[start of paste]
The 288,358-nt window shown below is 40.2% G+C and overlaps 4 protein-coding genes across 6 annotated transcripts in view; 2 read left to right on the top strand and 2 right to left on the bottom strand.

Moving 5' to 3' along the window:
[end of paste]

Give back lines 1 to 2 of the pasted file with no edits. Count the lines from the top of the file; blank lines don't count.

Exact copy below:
The 288,358-nt window shown below is 40.2% G+C and overlaps 4 protein-coding genes across 6 annotated transcripts in view; 2 read left to right on the top strand and 2 right to left on the bottom strand.

Moving 5' to 3' along the window: